Then on page 212 Wenger explains why we form communities. "We form communities not because we fall short of an ideal of individualism or freedom, but because identification is at the very core of the social nature of our identities and so we define even our individualism and our freedom in that context. On the other hand, communities give rise to economies of meaning not because we are evil, self-interested, or short-sighted, but because negotiability - and thus contestability - is at the very core of the social nature of our meanings and so we construct even our shared values in that contest."
With these two quotes I then move into the learning community which I feel ties these quotes together with (page 219) "A learning community confronts structural issues of identification and negotiability both internally and externally. A learning community is therefore fundamentally involved in social reconfiguration: its own internally as well as its position within broader configurations" (page 220).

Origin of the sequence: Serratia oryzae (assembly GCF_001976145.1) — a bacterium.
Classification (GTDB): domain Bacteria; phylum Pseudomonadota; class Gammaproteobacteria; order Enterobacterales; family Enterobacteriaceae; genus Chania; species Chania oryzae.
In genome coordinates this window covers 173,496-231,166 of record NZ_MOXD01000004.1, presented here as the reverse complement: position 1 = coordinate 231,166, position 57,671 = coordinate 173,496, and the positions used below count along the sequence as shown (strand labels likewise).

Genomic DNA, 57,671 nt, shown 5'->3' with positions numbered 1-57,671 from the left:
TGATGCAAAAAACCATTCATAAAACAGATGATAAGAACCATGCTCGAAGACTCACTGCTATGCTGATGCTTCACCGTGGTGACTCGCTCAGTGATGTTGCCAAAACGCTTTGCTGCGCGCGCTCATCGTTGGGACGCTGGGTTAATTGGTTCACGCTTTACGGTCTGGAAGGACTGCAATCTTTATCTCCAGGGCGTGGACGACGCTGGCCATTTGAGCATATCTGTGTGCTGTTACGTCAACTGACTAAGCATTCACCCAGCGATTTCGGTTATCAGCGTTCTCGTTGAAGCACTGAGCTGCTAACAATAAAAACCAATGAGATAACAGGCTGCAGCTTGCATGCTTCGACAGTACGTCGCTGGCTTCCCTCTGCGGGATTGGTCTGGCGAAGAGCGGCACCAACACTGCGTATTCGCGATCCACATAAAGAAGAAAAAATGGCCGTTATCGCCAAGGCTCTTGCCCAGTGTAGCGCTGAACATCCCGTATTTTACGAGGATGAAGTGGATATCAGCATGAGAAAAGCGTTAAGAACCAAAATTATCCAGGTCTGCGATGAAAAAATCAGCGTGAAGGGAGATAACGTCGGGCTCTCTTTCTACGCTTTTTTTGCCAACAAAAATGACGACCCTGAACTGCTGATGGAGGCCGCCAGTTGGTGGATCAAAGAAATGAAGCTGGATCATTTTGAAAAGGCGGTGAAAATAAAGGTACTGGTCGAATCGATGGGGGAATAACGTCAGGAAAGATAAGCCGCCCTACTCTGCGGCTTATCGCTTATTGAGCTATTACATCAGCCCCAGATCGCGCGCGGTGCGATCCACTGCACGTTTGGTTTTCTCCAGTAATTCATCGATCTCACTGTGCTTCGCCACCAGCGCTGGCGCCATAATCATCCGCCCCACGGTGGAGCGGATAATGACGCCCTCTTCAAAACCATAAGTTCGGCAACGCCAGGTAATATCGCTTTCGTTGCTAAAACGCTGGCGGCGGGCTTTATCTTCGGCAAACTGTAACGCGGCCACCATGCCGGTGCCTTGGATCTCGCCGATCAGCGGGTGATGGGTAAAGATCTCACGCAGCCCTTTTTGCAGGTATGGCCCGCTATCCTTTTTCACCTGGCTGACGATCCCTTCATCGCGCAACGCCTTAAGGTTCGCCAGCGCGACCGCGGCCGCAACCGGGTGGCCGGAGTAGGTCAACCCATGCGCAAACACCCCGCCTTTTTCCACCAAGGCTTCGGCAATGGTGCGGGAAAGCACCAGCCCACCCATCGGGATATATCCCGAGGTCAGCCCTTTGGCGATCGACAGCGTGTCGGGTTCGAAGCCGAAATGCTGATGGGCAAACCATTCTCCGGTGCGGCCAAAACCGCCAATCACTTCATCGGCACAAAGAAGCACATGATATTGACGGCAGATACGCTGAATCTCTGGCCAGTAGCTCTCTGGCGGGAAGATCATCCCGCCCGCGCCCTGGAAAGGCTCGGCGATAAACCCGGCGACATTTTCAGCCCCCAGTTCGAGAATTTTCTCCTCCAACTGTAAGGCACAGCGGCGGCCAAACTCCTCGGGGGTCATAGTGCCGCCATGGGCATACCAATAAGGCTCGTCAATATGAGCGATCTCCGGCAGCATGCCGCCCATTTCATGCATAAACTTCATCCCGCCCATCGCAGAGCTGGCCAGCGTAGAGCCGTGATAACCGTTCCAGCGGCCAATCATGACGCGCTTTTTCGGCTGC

In this last section of the book, Wenger attends to the definition of participation, specifically dealing with non-participation. It is clear that the idea of difference has a large affect on how community involvement helps form identity: "We not only produce our identities through practices we engage in, but we also define ourselves through practices we do not engage in" (p. 164). Communities as a whole emphasize our abilities to construct identity through "relations of belonging or not belonging." It is within difference that communities and identities are constructed. The idea of difference here remind me of the works of constructionists like Foucalt and the idea that meaning is relational, that we understand a word or concept not for what it is, but for what it is not. According to Stuart Hall, "If you couldn't differentiate between Red and Green, you couldn't use one to mean 'Stop' and the other to mean 'Go'" (Hall, Representation). We can also connect the concept to Gee. For example, I know I'm not a gang member because I belong to a Discourse of ...